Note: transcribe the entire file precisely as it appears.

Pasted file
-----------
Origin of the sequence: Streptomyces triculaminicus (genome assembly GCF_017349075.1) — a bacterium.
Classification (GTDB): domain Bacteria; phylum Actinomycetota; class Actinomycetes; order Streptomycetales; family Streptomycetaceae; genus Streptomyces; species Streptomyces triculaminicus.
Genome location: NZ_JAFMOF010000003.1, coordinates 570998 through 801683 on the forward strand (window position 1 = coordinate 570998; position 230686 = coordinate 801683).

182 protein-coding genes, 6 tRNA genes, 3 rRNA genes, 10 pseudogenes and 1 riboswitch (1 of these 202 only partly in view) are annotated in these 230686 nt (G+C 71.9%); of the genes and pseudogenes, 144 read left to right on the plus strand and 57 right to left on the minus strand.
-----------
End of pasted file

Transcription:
Origin of the sequence: Streptomyces triculaminicus (genome assembly GCF_017349075.1) — a bacterium.
Classification (GTDB): domain Bacteria; phylum Actinomycetota; class Actinomycetes; order Streptomycetales; family Streptomycetaceae; genus Streptomyces; species Streptomyces triculaminicus.
Genome location: NZ_JAFMOF010000003.1, coordinates 570998 through 801683 on the forward strand (window position 1 = coordinate 570998; position 230686 = coordinate 801683).

182 protein-coding genes, 6 tRNA genes, 3 rRNA genes, 10 pseudogenes and 1 riboswitch (1 of these 202 only partly in view) are annotated in these 230686 nt (G+C 71.9%); of the genes and pseudogenes, 144 read left to right on the plus strand and 57 right to left on the minus strand.